Liquid Metal Sensors May Help Prosthetic Hand Feel

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To enable a more natural feeling prosthetic hand interface, researchers from Florida Atlantic University's College of Engineering and Computer Science and collaborators incorporated stretchable tactile sensors using liquid metal on the fingertips of a prosthetic hand. Encapsulated within silicone-based elastomers, the technology provides key advantages over traditional sensors, including high conductivity, compliance, flexibility, and stretchability. For the study, published in the journal Sensors, researchers used individual fingertips on the prosthesis to distinguish between different speeds of a sliding motion along different textured surfaces. The four textures had one variable parameter: the distance between the ridges. To detect the textures and speeds, researchers trained four machine learning algorithms. For each of the ten surfaces, 20 trials were collected to test the ability of the machine learning algorithms to distinguish between the ten different complex surfaces comprised of randomly generated permutations of four different textures.

Results showed that the integration of tactile information from liquid metal sensors on four prosthetic hand fingertips simultaneously distinguished between complex, multitextured surfaces—demonstrating a new form of hierarchical intelligence. The machine learning algorithms were able to distinguish between all the speeds with each finger with high accuracy. The technology could improve the control of prosthetic hands and provide haptic feedback.

"Significant research has been done on tactile sensors for artificial hands, but there is still a need for advances in lightweight, low-cost, robust multimodal tactile sensors," said Erik Engeberg, PhD, the study's senior author. "The tactile information from all the individual fingertips in our study provided the foundation for a higher hand-level of perception enabling the distinction between ten complex, multitextured surfaces that would not have been possible using purely local information from an individual fingertip. We believe that these tactile details could be useful in the future to afford a more realistic experience for prosthetic hand users through an advanced haptic display, which could enrich the amputee-prosthesis interface and prevent amputees from abandoning their prosthetic hand."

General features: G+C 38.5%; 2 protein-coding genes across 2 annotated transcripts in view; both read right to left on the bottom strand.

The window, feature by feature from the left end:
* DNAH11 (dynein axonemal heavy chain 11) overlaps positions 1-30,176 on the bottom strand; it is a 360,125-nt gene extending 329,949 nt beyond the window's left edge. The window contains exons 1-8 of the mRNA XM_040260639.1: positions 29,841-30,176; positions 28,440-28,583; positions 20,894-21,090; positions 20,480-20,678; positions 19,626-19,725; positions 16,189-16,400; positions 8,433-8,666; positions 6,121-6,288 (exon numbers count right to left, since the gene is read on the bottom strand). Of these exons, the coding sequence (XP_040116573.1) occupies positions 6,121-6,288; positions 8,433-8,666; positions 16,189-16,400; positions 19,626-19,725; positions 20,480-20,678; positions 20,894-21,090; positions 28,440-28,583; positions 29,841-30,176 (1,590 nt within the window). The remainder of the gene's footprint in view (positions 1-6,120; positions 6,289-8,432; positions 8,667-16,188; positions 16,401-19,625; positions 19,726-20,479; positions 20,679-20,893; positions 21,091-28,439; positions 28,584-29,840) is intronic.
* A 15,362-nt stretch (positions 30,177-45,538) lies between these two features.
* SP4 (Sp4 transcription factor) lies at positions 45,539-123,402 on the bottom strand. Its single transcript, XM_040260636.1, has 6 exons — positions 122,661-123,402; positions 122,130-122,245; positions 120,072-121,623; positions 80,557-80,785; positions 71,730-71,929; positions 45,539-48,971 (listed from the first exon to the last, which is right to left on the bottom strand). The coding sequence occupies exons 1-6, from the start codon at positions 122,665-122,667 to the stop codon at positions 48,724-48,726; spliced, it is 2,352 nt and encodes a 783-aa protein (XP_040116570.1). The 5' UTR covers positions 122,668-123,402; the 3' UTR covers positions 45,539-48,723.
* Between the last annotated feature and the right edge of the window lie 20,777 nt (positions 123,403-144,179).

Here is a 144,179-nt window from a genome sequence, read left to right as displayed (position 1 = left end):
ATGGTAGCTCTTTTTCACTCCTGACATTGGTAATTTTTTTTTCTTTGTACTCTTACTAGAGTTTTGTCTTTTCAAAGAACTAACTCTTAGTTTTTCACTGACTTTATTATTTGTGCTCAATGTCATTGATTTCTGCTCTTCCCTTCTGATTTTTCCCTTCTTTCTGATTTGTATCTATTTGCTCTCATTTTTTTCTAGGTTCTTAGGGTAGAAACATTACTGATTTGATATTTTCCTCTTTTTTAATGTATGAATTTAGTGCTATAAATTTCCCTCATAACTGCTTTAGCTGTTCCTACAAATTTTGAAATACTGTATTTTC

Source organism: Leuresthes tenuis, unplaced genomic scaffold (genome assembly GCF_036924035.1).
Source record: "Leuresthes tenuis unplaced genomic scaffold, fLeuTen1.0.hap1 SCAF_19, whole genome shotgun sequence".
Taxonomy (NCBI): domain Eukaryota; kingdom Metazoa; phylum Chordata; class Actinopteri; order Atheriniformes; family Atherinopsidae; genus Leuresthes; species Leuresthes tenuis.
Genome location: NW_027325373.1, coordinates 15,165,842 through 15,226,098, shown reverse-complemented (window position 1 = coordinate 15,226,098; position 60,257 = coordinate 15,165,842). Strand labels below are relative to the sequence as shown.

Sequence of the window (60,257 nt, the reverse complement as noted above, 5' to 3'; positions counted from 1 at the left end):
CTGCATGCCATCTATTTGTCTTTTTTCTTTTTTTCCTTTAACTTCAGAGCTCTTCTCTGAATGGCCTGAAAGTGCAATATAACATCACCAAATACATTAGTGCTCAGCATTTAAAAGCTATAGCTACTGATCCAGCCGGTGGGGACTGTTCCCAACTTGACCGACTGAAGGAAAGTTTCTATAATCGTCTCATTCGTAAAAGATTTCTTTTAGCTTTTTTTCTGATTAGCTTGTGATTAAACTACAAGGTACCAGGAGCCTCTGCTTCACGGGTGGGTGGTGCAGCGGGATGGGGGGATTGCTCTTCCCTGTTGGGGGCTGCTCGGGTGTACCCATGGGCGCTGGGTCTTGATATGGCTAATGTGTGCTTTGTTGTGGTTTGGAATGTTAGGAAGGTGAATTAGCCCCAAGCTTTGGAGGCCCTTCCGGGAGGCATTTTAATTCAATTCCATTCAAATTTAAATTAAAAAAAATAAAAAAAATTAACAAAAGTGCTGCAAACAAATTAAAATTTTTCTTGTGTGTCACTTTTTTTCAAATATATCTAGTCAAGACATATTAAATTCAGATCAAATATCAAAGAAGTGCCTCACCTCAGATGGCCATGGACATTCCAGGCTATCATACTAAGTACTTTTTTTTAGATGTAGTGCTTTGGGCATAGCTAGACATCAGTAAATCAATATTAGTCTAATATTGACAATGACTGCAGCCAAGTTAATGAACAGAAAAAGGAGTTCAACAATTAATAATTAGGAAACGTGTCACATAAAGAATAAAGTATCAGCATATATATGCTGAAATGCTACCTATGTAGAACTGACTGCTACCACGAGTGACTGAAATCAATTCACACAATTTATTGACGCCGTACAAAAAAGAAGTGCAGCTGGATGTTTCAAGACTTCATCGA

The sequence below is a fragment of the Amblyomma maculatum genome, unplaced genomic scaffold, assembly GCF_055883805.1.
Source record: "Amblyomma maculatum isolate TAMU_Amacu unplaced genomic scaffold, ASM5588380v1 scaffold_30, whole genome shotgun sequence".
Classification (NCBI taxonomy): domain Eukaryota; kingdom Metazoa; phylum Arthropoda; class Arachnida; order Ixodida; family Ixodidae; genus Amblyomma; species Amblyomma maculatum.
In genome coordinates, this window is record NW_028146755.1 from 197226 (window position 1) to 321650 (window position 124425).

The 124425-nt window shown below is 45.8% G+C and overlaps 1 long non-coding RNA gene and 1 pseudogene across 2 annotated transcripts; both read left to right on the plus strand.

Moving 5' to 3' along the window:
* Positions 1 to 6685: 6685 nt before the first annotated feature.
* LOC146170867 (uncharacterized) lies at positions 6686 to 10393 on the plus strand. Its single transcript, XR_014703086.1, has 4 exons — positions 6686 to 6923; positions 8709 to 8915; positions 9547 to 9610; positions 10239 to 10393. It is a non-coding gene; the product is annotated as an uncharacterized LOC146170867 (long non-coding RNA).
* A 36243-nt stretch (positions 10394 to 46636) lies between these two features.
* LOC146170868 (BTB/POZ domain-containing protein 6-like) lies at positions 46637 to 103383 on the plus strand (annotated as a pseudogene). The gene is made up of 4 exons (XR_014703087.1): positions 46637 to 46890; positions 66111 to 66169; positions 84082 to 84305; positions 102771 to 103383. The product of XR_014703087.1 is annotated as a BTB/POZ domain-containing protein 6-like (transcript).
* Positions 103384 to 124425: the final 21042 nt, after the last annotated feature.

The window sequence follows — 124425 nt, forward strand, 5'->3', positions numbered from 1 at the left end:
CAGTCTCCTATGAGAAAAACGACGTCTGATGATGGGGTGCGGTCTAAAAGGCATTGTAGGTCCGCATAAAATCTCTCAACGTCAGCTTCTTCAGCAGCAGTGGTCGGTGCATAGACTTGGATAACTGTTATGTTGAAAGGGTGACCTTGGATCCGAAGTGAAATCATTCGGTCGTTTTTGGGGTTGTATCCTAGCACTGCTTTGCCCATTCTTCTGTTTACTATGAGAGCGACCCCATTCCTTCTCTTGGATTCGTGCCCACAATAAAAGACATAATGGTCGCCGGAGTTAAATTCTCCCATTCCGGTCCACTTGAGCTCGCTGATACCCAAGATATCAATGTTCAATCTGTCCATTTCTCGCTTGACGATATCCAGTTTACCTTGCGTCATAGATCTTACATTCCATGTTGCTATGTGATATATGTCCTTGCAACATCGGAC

Researchers compared four different machine learning algorithms for their successful classification capabilities: K-nearest neighbor (KNN), support vector machine (SVM), random forest (RF), and neural network (NN). The time-frequency features of the liquid metal sensors were extracted to train and test the machine learning algorithms. The NN generally performed the best at the speed and texture detection with a single finger and had a 99.2 percent accuracy to distinguish between ten different multitextured surfaces using four liquid metal sensors from four fingers simultaneously.

Editor's note: This story was adapted from materials provided by Florida Atlantic University.

Photograph: Researchers used individual fingertips fitted with stretchable tactile sensors with liquid metal on a prosthesis attached to a robotic arm. Photograph by Alex Dolce courtesy of Florida Atlantic University.